Norman Lewis Peterson was born in Houston, Texas, in 1911. After graduation from Alamo Heights High School in San Antonio, Texas, he entered Yale University at New Haven, Conn., from which he graduated in 1932 with a bachelor of arts degree, having majored in history.

He earned his pilot wings at Kelly Field, Texas, in 1935, and was commissioned a second lieutenant reserve in the Army Air Corps Feb. 29, 1936. He became a regular second lieutenant Oct. 1, 1936. Following a number of Air Corps assignments, he returned to school for advanced study. In 1940, General Peterson, then a first lieutenant, received a master's degree in meteorology from the California Institute of Technology at Pasadena. His thesis subject for the degree was "The Origin and Movement of Tropical Hurricanes."

After duty as station weather officer at Langley Air Force Base, Va., and Bolling Air Force Base in Washington, D.C., General Peterson became commander of the 2d Weather Region, in November 1942.

In September 1943, he was transferred to the South Pacific theater as staff weather officer and commander of the 17th Weather Region. In July of the following year, General Peterson left the Air Weather Service to serve on the staff of Lieutenant General Millard F Harmon, commander of Army Air Forces in the Pacific Ocean Area.

For his work in the Pacific theater of operations during World War II, General Peterson received the Air Medal and the Bronze Star Medal. Upon returning to the United States in September 1945, General Peterson served as commander of the 400th Army Air Forces Base Unit (Headquarters 4th Air Force) for a year and as commander of the 465th Army Air Forces Base Unit at MacDill Air Force Base, Fla., for another year.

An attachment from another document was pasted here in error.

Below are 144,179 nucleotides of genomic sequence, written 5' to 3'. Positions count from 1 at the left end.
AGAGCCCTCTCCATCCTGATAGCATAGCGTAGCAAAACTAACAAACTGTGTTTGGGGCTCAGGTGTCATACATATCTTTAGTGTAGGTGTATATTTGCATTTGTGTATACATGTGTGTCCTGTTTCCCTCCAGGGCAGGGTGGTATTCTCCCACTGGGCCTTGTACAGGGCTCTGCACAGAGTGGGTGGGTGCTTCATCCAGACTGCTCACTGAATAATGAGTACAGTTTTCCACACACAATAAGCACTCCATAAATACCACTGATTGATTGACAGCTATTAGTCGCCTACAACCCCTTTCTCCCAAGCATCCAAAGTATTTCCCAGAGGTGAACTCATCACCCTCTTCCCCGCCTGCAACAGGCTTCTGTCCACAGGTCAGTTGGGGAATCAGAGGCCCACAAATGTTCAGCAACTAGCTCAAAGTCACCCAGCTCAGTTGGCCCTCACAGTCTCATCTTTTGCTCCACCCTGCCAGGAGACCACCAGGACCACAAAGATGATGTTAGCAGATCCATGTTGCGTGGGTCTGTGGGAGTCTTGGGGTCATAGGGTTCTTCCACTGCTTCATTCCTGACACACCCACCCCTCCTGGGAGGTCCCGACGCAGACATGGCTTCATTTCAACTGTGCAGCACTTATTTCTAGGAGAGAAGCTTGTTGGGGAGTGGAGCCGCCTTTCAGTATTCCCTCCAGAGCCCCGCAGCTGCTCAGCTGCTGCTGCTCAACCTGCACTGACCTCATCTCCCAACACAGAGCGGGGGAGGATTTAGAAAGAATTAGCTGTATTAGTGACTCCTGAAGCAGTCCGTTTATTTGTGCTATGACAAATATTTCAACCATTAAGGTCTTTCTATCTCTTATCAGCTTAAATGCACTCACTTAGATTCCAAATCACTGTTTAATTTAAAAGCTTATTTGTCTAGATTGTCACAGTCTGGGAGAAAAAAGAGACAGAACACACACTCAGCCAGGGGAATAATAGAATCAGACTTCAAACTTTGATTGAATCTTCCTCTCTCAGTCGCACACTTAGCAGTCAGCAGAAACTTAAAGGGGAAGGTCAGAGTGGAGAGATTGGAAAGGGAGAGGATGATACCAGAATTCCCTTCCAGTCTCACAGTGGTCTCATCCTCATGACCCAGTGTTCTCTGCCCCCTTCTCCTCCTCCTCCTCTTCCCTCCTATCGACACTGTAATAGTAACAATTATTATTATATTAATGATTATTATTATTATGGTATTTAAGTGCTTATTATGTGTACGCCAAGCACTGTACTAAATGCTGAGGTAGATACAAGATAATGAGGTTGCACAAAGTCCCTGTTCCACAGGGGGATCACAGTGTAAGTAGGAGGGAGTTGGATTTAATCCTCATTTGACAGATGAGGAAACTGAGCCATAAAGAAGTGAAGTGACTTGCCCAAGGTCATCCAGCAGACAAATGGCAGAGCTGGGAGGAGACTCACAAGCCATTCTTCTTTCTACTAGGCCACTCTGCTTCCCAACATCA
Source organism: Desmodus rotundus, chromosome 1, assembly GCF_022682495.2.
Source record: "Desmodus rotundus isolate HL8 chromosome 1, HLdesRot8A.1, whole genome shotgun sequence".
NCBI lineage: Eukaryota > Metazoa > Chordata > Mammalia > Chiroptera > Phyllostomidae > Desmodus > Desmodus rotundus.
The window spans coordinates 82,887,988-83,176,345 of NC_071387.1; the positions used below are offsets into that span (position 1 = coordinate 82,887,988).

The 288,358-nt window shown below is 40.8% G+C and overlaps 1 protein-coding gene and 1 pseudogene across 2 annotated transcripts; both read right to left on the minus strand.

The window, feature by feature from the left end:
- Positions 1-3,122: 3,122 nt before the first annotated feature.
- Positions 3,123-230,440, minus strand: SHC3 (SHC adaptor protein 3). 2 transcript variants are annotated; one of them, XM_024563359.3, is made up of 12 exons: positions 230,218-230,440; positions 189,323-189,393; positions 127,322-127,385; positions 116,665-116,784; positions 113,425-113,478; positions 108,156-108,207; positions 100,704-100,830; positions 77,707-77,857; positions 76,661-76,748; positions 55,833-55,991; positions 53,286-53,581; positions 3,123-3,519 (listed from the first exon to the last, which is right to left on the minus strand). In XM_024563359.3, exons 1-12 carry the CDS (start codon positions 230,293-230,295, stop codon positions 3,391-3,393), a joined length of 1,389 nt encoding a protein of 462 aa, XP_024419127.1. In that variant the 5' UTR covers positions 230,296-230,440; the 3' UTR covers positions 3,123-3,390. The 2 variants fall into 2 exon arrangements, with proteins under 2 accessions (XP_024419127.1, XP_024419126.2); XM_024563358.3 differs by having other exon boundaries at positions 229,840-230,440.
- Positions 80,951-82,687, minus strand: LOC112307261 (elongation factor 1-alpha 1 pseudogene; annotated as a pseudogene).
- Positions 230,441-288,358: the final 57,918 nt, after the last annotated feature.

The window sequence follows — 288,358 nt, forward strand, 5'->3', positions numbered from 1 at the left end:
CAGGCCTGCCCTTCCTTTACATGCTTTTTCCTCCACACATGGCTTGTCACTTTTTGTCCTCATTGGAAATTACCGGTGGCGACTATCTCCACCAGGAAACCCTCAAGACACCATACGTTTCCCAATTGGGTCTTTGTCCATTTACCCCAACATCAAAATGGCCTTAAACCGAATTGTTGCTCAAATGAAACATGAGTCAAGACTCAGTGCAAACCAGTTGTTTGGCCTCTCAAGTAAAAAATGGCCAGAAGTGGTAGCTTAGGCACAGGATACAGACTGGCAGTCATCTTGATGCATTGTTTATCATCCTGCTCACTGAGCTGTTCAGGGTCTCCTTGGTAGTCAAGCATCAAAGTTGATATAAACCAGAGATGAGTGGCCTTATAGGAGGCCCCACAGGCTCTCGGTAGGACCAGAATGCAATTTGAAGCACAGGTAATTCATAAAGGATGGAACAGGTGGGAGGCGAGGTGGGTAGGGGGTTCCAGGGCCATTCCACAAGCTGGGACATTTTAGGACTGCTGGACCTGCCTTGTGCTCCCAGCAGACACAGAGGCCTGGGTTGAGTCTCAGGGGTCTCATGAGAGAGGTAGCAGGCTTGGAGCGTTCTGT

In 1947, General Peterson served as chief of staff of the 59th Weather Wing at Tinker Air Force Base, Okla. He attended the Air War College in 1948, and upon graduation was assigned as commanding officer of the 108th Air Weather Group at Westover Air Force Base, Mass., in 1949.

In May of 1951, he took over the duties of commander of the 2d Weather Wing at Wiesbaden, Germany, and of staff weather officer for the U.S. Air Forces in Europe.

In August 1954, General Peterson returned to the United States to become deputy commander of the Air Weather Service. On March 28, 1958, he became commander of the Air Weather Service, serving in that capacity until Major General H.H. Bassett assumed command Nov. 13, 1958. General Peterson served as vice commander until he reassumed command Oct. 31, 1959.

General Peterson was assigned as commander, Pacific Communications Area (Air Force Communications Service) April 1, 1963, with his headquarters in Hawaii. He also assumed the responsibility as assistant chief of staff, Communications-Electronics on the staff of the commander in chief, Pacific Air Forces. General Peterson's command provides communications and navigational aids for the Air Force and other organizations in the vast area from Hawaii to Korea and Republic of Vietnam in Asia, and from Northern Japan in the north to Australia in the south.

General Peterson is a rated single and multi-engine command pilot, a councilor and professional member of the American Meteorological Society, a member of the American Geophysical Union, and a member of the Order of Daedalians.

(Current as of October 1964)